One complex psychological disorder that is sometimes mistaken for bipolar or even narcissism is Borderline personality disorder (BPD).
The behavior of a person with BPD can be extreme or appear similar to that of a person with an antisocial personality disorder. However, a person with BPD is usually able to understand right and wrong and feel empathy and compassion towards others.
No doubt, BPD is a complex and mysterious mental health condition that can be difficult to understand. In this post, we unpack everything you need to know about the disorder.
What is Borderline Personality Disorder?
Borderline personality disorder is a mental health condition that impacts your sense of self. It affects how you feel about yourself and how you feel and interact with others.
For someone with BPD, emotions are difficult to manage, which usually results in fluctuating, unstable moods and a pattern of problematic relationships.
With BPD, you may find yourself struggling to form stable relationships or even hold down a job due to anger issues and reckless behavior you can’t seem to understand or control.
What Causes the Condition?
The causes of borderline personality disorder aren’t fully understood. However, researchers believe genetics, brain abnormalities, and environmental factors play a role.
As such, researchers have suggested certain risk factors that may lead to the development of the disorder. Let’s highlight them below:
A distressing environment characterized by hardship, abuse, neglect, and drug use can cause BPD, especially in people with other mental health problems like anxiety and depression.
You may also be at a higher risk of developing BPD if it runs in your family or there’s a history of mental health conditions in your family.
Studies have also shown that certain chemicals in the brain associated with emotional regulation may not function properly. This, among other brain abnormalities, may cause BPD to develop.
A huge number of patients' reports have revealed a history of distressed upbringing as a factor. An unstable childhood marked by abuse, neglect, and a hostile environment may contribute to the development of BPD later on.
Borderline personality disorder has a range of signs and symptoms that can appear in your early teens and later. While these symptoms can be consistent with other mental health conditions, they’re usually severe and disruptive in the case of BPD.
A warped sense of self marked by negative feelings like guilt or shame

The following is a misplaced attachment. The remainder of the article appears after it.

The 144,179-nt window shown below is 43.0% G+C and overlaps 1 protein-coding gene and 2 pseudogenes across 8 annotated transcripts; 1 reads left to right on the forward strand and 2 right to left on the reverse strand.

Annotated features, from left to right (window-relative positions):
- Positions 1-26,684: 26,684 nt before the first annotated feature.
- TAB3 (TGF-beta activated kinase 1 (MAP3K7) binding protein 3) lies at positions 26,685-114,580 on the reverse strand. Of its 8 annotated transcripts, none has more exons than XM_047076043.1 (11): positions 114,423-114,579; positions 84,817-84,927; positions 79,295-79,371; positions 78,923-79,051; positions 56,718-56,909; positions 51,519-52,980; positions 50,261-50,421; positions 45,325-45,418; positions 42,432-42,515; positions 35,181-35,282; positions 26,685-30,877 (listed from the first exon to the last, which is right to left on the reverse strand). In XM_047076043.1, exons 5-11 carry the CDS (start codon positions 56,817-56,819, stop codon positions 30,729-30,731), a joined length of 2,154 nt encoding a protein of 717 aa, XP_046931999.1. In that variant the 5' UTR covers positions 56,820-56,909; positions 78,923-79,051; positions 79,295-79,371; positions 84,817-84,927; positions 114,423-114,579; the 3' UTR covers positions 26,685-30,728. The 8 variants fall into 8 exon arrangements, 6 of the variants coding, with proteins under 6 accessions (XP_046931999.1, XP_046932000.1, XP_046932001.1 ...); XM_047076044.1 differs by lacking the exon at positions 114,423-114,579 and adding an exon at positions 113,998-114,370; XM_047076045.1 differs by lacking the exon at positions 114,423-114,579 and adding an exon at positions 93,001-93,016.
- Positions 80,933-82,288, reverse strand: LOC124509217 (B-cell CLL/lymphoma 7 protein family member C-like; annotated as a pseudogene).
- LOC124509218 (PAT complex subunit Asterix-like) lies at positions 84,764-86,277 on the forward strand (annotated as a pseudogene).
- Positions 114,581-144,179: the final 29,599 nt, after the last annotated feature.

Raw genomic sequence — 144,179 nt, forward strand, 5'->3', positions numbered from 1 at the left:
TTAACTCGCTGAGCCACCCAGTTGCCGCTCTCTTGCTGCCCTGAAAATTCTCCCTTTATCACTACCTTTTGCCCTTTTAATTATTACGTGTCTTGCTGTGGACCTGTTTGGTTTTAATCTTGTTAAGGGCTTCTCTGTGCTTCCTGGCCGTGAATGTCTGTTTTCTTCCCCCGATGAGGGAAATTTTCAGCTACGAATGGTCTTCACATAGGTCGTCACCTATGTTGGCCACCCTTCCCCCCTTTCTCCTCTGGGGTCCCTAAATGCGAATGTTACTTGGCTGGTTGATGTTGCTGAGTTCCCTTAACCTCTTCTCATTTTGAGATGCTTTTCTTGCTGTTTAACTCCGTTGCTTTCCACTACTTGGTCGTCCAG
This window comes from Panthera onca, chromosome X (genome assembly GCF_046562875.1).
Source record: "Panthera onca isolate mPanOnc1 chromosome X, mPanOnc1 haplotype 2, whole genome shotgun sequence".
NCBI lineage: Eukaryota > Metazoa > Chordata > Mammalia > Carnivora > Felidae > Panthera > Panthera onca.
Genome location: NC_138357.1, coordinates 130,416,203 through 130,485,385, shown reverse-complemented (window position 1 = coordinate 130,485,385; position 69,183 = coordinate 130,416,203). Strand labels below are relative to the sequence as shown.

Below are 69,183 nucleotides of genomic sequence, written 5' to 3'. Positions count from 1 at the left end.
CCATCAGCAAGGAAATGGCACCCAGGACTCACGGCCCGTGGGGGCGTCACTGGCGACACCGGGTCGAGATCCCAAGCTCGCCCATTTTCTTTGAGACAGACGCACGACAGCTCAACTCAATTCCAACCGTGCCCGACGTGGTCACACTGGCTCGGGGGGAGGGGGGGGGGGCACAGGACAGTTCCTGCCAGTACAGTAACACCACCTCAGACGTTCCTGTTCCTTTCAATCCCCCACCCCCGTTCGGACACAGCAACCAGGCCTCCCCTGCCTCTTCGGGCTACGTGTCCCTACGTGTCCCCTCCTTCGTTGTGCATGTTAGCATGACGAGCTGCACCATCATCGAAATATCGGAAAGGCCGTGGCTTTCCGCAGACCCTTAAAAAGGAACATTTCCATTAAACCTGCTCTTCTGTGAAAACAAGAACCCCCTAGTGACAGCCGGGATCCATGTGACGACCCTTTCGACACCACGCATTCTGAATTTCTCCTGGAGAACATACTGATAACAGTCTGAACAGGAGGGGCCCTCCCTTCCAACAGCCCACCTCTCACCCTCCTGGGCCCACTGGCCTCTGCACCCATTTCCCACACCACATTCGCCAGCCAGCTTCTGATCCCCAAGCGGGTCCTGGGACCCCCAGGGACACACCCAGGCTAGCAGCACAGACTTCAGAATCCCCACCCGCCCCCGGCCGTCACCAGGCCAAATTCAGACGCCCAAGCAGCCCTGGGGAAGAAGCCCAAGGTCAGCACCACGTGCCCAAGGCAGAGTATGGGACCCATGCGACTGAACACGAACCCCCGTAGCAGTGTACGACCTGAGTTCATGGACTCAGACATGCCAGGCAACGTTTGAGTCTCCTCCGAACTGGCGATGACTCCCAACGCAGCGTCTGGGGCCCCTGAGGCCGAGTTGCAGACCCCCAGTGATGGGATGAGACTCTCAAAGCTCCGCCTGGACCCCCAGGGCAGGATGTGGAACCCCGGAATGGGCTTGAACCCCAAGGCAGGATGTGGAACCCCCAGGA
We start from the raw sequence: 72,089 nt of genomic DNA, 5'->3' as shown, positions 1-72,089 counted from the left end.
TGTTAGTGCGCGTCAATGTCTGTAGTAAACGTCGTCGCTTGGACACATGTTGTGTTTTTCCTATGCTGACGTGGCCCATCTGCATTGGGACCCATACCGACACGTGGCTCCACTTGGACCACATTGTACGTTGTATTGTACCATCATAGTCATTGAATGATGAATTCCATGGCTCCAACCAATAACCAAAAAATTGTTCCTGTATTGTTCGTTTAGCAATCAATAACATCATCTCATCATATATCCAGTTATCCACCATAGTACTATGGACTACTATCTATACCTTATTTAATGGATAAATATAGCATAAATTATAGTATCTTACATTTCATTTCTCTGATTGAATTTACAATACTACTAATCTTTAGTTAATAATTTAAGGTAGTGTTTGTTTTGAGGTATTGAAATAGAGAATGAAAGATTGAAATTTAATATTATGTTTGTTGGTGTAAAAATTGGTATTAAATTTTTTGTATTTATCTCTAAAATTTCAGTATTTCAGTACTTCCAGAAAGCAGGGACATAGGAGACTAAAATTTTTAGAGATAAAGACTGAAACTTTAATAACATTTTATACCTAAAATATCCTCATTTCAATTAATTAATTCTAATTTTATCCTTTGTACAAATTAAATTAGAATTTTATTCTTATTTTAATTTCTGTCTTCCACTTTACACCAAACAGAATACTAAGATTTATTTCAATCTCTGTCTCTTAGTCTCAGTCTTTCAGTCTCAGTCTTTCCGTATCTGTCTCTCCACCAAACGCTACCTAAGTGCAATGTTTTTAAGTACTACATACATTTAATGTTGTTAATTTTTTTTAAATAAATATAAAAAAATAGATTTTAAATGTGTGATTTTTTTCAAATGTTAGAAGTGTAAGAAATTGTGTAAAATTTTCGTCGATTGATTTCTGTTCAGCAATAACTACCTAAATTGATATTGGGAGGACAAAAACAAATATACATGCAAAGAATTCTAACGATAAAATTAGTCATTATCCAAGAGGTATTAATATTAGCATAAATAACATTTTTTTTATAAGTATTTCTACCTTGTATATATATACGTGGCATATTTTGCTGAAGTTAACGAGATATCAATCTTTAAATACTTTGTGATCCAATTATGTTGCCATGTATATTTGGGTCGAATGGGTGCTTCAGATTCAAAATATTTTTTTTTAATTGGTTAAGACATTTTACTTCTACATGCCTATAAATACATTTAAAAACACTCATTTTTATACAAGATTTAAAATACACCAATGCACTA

Extreme fear of abandonment whether real or imaginary
A history of intense and unhealthy relationships affected by dramatic emotional changes
Extreme mood fluctuations marked by irrational and uncontrollable behavior
Impulsive and reckless behavior fueled by feelings of self-harm and suicidal tendencies
Issues with anger management and paranoia
Strong feelings of emptiness, lack of purpose and worthlessness that can lead to unpredictable behavior
Is There Treatment for BPD?
Borderline personality disorder can be treated and managed. However, medications aren’t the first line of treatment as there isn’t enough evidence that they can address the problem.
When medication is used, it’s to manage certain symptoms associated with the condition such as anxiety, depression, and even mood swings.
Psychiatrists generally prescribe psychotherapy for BPD. Some of the therapies used include:
Cognitive Behavioral Therapy: As one of the most effective types of therapies for psychological disorders, CBT helps a patient with BPD to unlearn negative patterns and change how they think.
Dialectical Behavior Therapy: DBT is designed to teach BPD patients self control when it comes to their emotions and destructive behavior.
Mentalization-Based Treatment: MBT helps BPD patients understand their emotional state of mind and how it affects their behavior.
People with BPD can also supplement psychotherapy with natural remedies to help manage or cope with their symptoms. Some natural techniques you can use to control BPD symptoms include:
One or a combination of both practices can help you strengthen your mind and improve your mental health.
Herbs have medicinal properties. Some, like ashwagandha, ginseng, kava, and lavender, are known to relieve stress, anxiety, and depression. They can help you control your nerves.
Magic mushrooms contain a compound called psilocybin which can help control extreme behavior. Through microdosing psilocybin, you can tap into its therapeutic benefits without worrying about the unpleasant effects.
People with BPD can receive help to manage their condition. It’s a journey of hard work but you may go on to lead a relatively normal life with better self-awareness.
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